Four Seasons Prague


A deep assembly of intangible voices throttles my slumber, merging momentarily, with the memory of the hubbub of wedding guests including food wizard, Heston Blumenthal, who had crafted an enormous cake, until my eyelids flick, like spinning Jackpot carousels, wide open. A magnificent lump of well-worked crystal hazily glitters into view. I have been gripped sad by the ears by a radio alarm I do not recall setting, but my eyes are glad…

The wedding had been a 17-hour shift. As sommelier, I opened bottles for 400, somewhere closely-mown under a Queen of Puddings-like tent deep in Gloucestershire. My palms, gnarled by the foils of capsules, felt frozen – still in a claw. They had bled after becoming stained by the tannic ferment. Virtually no sleep followed; instead, a complicated journey to the airport, worsened by yet another train track patch-up on my local line.

In the warmly-lit bathroom, a small but handsome analogue clock, crafted by a now defunct firm, built into the steam-free plate mirror reads 7:03am. I look at my temporarily aged hands, and urgently lather them with the aromatic Asprey wash. I look into my eyes, a Stracciatella of fatigue, and watch as a flicker of optimism for the day ahead blurs some of the strain away. I look down at my lumpen feet, being claimed by gravity, yet calmed by the weave of the Turkish rug. I begin, mentally, to look respectable to take the tour of Prague’s first five-star hotel, where I have awoken.


When it is time to clean the chandeliers including the one in my room, the director of housekeeping loses colour – says the oomphily-named PR captain-ess, Martina Vavrova – who is soon whisking me around the four buildings that comprise the site of the Four Seasons. These include the Neo-Renaissance House, commissioned by an ambitious fish merchant named Podhorský, replete with domed roofs and, inside, ‘onion’ plates; an older Neo-Classical House built as a factory and converted into apartments with graceful cornices; and the oldest Baroque House, with crimson tromp l’oeil, whose DNA dates from 1568. Walls here often measure over two feet thick. Uniting past with present, another building, by local firm, ‘Dům a Město’ leads me to take a lengthy pause. “It’s like touching the river,” says Vavrova, noticing my awe, of the view through the plate glass walls of the River Suite. The Vltava, by the Charles Bridge, near the disquieting Kafka museum, is a wide band of water.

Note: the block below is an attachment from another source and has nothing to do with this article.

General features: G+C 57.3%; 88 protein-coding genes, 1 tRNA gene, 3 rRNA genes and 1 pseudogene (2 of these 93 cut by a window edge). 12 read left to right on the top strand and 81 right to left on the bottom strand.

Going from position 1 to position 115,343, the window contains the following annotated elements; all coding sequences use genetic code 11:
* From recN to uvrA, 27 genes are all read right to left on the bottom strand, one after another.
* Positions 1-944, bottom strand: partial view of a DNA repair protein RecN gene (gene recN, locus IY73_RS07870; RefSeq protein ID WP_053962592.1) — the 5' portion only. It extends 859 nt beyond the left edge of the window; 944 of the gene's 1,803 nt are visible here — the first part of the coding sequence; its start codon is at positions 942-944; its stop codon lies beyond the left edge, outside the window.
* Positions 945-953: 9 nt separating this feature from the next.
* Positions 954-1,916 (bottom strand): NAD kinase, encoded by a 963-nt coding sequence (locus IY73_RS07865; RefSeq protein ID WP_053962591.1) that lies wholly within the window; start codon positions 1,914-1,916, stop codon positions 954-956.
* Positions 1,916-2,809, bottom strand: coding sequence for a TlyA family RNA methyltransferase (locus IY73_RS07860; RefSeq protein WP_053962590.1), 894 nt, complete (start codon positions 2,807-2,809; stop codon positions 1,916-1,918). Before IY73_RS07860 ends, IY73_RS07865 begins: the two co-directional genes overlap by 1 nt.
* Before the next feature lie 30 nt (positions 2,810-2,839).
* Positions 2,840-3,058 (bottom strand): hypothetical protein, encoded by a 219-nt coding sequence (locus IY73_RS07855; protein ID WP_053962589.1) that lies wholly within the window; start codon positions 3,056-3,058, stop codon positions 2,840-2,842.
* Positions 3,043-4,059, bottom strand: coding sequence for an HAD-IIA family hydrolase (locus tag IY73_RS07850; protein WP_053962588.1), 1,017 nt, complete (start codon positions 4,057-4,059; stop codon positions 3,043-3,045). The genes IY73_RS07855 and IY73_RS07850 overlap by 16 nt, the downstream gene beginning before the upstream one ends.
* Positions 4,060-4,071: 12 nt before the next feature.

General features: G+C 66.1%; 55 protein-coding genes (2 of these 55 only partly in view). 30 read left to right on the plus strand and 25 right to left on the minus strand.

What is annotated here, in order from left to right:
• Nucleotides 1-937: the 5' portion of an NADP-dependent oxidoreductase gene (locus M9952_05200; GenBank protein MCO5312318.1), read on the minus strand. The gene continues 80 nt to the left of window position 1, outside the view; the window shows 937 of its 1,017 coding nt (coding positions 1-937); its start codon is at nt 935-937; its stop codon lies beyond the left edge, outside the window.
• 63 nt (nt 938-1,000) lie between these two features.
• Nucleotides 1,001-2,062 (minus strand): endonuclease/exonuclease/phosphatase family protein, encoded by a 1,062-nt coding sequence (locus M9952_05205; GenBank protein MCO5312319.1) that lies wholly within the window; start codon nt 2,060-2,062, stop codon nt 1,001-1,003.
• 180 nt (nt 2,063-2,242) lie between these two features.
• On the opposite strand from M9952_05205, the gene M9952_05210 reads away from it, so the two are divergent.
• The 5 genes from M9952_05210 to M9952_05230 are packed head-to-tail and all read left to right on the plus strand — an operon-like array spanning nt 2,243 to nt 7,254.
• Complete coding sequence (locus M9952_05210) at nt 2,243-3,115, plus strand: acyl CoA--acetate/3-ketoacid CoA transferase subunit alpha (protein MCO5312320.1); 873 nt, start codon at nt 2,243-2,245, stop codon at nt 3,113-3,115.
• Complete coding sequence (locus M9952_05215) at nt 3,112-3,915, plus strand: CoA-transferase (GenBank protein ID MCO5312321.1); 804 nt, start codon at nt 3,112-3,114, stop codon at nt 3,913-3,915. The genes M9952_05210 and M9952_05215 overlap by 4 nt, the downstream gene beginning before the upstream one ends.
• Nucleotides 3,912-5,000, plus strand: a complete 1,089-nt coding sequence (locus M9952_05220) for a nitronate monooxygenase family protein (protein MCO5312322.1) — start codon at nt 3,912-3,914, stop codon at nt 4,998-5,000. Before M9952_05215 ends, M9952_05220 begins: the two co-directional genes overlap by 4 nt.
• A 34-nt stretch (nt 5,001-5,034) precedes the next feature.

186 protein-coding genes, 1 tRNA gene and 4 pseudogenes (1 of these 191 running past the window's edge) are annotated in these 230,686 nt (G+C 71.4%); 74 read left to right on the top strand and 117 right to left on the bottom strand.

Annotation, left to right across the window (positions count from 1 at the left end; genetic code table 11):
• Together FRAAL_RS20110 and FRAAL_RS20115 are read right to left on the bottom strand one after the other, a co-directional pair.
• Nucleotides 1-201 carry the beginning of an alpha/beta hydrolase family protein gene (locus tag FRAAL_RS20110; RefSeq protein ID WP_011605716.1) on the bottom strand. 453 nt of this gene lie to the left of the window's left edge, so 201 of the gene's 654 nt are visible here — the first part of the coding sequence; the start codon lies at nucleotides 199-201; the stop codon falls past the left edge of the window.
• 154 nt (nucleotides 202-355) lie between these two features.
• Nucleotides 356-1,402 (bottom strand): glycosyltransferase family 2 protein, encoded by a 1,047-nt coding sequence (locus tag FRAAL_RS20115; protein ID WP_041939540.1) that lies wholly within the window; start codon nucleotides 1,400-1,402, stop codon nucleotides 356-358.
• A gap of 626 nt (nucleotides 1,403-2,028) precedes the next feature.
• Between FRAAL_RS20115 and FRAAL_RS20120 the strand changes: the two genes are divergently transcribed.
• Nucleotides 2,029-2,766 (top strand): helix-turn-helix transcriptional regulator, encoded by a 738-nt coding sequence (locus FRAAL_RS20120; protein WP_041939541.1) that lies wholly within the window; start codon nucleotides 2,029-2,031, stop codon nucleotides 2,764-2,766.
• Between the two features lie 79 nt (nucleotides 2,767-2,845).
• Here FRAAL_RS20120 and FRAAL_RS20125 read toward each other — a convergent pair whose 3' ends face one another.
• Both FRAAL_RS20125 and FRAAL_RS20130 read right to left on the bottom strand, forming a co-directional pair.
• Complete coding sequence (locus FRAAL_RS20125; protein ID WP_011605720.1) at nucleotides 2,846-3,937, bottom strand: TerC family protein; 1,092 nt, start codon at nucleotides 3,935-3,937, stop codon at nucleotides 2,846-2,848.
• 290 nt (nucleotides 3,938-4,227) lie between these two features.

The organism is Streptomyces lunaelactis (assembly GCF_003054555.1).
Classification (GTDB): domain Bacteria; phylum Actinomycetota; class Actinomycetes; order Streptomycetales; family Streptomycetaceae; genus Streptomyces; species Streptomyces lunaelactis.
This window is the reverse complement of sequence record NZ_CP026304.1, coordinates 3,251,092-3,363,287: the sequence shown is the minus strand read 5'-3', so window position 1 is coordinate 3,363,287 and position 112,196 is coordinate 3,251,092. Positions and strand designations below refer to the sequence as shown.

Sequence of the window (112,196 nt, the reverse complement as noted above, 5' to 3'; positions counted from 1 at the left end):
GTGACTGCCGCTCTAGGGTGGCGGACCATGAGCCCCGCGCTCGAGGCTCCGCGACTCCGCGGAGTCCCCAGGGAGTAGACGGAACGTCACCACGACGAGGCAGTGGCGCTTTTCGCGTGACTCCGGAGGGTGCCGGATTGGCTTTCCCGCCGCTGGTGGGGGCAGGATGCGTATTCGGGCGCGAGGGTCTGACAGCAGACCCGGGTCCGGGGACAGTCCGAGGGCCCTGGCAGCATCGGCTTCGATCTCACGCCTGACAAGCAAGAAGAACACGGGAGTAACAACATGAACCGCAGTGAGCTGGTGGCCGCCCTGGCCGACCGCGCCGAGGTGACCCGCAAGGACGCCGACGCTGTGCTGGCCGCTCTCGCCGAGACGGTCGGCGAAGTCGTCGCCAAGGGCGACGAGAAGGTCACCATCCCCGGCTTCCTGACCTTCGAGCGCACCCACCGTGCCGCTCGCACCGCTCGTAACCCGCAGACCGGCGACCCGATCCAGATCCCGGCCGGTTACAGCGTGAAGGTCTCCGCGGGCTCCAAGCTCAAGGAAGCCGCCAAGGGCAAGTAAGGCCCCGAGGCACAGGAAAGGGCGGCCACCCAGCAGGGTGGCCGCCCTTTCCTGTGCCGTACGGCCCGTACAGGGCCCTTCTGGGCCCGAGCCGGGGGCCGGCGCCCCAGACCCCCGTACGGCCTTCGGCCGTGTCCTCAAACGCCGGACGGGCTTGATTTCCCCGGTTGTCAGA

“There were problems of course, even more than usual,” wrote founder and chairman of Four Seasons Hotels and Resorts, Isadore ‘Issy’ Sharp in his autobiography, when considering opening in Prague. “One was that Ritz-Carlton also wanted this land. Another was buying the buildings, two owned by the city and the government and one by a family named Czechis. They had the biggest and most difficult to negotiate of the three sites…”